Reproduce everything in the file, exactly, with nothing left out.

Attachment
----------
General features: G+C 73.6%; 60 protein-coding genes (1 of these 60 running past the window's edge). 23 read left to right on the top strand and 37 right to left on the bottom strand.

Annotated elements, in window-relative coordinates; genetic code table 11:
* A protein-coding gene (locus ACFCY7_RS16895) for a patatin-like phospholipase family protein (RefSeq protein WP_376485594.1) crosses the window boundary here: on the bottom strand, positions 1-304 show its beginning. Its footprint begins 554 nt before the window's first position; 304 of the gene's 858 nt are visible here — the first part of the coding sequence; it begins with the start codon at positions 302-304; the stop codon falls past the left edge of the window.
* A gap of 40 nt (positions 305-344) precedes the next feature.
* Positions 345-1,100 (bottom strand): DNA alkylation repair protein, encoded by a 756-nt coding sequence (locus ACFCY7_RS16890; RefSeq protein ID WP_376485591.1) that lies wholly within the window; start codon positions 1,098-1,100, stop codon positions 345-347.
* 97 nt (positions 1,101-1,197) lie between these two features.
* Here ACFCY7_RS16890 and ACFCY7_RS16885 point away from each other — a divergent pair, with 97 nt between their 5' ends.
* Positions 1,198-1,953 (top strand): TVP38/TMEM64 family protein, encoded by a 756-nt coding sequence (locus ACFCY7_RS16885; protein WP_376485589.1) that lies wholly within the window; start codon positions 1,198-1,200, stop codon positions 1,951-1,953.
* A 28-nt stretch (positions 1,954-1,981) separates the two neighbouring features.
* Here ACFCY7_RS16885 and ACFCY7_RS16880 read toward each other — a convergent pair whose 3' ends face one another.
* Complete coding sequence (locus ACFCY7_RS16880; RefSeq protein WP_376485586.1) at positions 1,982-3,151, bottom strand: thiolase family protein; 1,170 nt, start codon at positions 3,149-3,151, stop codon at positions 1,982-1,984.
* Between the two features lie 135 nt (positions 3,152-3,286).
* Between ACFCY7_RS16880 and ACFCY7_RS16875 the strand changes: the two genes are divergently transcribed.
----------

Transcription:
General features: G+C 73.6%; 60 protein-coding genes (1 of these 60 running past the window's edge). 23 read left to right on the top strand and 37 right to left on the bottom strand.

Annotated elements, in window-relative coordinates; genetic code table 11:
* A protein-coding gene (locus ACFCY7_RS16895) for a patatin-like phospholipase family protein (RefSeq protein WP_376485594.1) crosses the window boundary here: on the bottom strand, positions 1-304 show its beginning. Its footprint begins 554 nt before the window's first position; 304 of the gene's 858 nt are visible here — the first part of the coding sequence; it begins with the start codon at positions 302-304; the stop codon falls past the left edge of the window.
* A gap of 40 nt (positions 305-344) precedes the next feature.
* Positions 345-1,100 (bottom strand): DNA alkylation repair protein, encoded by a 756-nt coding sequence (locus ACFCY7_RS16890; RefSeq protein ID WP_376485591.1) that lies wholly within the window; start codon positions 1,098-1,100, stop codon positions 345-347.
* 97 nt (positions 1,101-1,197) lie between these two features.
* Here ACFCY7_RS16890 and ACFCY7_RS16885 point away from each other — a divergent pair, with 97 nt between their 5' ends.
* Positions 1,198-1,953 (top strand): TVP38/TMEM64 family protein, encoded by a 756-nt coding sequence (locus ACFCY7_RS16885; protein WP_376485589.1) that lies wholly within the window; start codon positions 1,198-1,200, stop codon positions 1,951-1,953.
* A 28-nt stretch (positions 1,954-1,981) separates the two neighbouring features.
* Here ACFCY7_RS16885 and ACFCY7_RS16880 read toward each other — a convergent pair whose 3' ends face one another.
* Complete coding sequence (locus ACFCY7_RS16880; RefSeq protein WP_376485586.1) at positions 1,982-3,151, bottom strand: thiolase family protein; 1,170 nt, start codon at positions 3,149-3,151, stop codon at positions 1,982-1,984.
* Between the two features lie 135 nt (positions 3,152-3,286).
* Between ACFCY7_RS16880 and ACFCY7_RS16875 the strand changes: the two genes are divergently transcribed.